If nature can do these things, so can we and we have been constantly re-designing and bettering natures methods. If an eagle has 3-4 better times the eye sight and can see, react and adapt while in-flight that quickly, yet has less of a brain to coordinate all the data yet has also developed triple the reflex or response time, should we be looking into how this is done? For instance does an Eagle use some sort of visual frame bursting, for instance it knows the type of fish it likes to eat which tastes good and is the right weight and size and when it sees this it's brain fills in the details and it's eyes only focus on the slight variations of motion and detail so it knows where to pick it up at and how best to snatch it out of the water? We know that our brains use up about 45% of the brain capacity in visual cognition. What does the Eagle do with all the many flights and all that data for it's memory, it cannot possibly store it all, does it have a Random Access Memory Data dump like when you windows computer crashes? Does it only save the frames and basic shapes and let the eyes fill in the rest of the details each time? We should test this as it is important to know.
We know the human brain can be fooled often enough when something appears to be close to something we are familiar with. What can we learn from these birds besides their aerodynamics. Is it possible to play optical tricks on an Eagle? For instance make a small AUV, which mimics a salmon fish? Will the Eagle be fooled by this? Old Eagle eyes, or will the Eagles excellent eye sight trigger another wave in it's brain, as if to ask itself; "Hey something is fishy about that fish?" Would such a thought from an Eagle significantly activate it's brain for a second look, before diving upon it's prey? It appears in humans this does activate an additional brain wave.
Since Eagles do not flock are do they communicate and navigate, migrate using ELF, entangled brains with other eagles? Only their immediate families from the same mother or nest? This too would be of value for determining AI for robotic UAVs as part of the net centric warfare situation.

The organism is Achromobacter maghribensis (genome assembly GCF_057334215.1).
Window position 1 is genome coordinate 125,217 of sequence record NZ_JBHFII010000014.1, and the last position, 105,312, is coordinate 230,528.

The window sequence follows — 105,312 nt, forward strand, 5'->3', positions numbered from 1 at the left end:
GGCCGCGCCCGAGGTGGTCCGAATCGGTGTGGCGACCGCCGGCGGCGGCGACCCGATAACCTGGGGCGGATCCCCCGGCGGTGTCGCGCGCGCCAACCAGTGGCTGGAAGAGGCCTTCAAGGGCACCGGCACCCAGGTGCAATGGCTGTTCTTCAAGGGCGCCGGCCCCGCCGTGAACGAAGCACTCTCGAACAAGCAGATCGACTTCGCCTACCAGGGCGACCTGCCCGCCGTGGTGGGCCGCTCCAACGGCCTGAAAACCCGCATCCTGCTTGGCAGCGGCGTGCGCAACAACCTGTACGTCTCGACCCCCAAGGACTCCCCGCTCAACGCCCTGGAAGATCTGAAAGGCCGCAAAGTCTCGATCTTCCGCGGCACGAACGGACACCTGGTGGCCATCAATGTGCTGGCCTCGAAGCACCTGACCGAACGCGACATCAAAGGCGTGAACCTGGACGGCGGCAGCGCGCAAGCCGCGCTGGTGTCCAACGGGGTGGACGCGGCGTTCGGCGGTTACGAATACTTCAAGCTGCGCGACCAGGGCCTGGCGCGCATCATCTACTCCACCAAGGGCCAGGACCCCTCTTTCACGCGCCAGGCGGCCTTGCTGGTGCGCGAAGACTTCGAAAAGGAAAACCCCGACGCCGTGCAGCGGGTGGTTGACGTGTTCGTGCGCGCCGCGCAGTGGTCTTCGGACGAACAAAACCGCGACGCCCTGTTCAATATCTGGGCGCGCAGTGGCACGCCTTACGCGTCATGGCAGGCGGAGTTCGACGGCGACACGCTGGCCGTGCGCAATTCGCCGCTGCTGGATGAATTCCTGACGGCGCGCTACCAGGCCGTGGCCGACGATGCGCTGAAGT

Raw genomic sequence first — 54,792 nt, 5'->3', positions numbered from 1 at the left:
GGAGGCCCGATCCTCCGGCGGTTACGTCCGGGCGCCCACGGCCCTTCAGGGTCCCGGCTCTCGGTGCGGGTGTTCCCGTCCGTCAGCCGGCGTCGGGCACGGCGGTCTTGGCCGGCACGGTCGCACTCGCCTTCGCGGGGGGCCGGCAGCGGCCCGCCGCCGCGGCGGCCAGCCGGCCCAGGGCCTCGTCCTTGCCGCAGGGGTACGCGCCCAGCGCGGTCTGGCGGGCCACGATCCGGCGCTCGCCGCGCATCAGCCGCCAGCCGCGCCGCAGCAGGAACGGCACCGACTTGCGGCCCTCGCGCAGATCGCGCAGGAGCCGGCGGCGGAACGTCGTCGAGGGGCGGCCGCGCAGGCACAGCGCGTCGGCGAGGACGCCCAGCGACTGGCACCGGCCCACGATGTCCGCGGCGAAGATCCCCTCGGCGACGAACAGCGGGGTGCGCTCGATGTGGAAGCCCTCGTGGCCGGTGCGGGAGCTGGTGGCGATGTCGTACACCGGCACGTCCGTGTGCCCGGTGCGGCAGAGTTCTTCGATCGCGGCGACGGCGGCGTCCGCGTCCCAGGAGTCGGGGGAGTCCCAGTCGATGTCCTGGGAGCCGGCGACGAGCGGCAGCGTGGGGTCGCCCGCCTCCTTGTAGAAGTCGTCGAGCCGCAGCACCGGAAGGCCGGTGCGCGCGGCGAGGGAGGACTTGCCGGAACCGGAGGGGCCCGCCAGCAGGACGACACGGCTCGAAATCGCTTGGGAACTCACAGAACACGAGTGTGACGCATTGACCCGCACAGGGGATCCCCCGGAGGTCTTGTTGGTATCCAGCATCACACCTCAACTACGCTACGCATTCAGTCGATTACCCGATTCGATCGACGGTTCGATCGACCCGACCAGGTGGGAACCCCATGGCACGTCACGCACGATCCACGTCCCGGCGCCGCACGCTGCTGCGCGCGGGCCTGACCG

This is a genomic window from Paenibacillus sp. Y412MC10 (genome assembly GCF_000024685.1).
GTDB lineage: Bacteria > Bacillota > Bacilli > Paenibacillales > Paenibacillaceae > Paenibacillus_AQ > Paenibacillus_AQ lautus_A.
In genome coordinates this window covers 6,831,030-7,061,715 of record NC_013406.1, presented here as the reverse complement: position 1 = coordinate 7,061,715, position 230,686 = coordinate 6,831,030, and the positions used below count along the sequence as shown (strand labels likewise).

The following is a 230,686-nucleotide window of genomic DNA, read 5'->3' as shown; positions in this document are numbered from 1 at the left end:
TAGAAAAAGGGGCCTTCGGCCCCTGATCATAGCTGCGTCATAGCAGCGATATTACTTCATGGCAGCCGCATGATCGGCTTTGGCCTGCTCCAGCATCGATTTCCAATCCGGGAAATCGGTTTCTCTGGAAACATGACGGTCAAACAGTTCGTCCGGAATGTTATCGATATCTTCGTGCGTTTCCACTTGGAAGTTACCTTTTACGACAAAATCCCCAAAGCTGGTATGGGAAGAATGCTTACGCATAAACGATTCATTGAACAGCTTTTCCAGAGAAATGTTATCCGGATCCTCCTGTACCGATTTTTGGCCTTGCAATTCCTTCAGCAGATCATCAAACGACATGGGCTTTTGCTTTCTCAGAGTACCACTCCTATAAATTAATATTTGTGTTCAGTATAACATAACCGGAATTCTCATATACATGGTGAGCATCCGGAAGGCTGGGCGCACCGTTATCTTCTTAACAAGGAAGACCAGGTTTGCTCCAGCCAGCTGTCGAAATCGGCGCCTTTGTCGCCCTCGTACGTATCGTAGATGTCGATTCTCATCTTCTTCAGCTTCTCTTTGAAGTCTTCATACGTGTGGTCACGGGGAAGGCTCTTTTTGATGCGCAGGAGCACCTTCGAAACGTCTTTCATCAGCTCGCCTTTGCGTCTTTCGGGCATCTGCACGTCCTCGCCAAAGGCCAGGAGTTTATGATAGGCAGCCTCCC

As we look at Artificial Intelligence models perhaps we should be looking at other species, which seem to be able to do more with less. Less brain capacity, yet still think. Perhaps we ought to dump the ego into thinking that mankind is the only animal which can reason and adapt on this Planet, we have significant proof of other animals here doing quite fine in the thinking region. If we open our minds we may find other species may in fact supercede our abilities in many aspects. Is the future of robotics going to the birds with regards to UAVs and MAVs as the needs of mankind and the competitiveness of the species looks towards innovation as the ultimate contest and in our speed to achieve we find ourselves bettering hundreds of thousands of years of evolution with breakthrough after break through?
Robots to really assist us must have some fuzzy logic capabilities at minimum and to be most effective they must also have some artificial intelligence capabilities to serve our needs, as mankind has no end in sight to the tasks it wishes to assign to robotic apparatuses.
Press-on will solve all that mankind desires. There are clues everywhere and one might ask what is taking us so long anyway, where would you like to go today? We need to ratchet up the thinking here and move forward in this arena.
"Lance Winslow" - If you have innovative thoughts and unique perspectives, come think with Lance; www.WorldThinkTank.net/wttbbs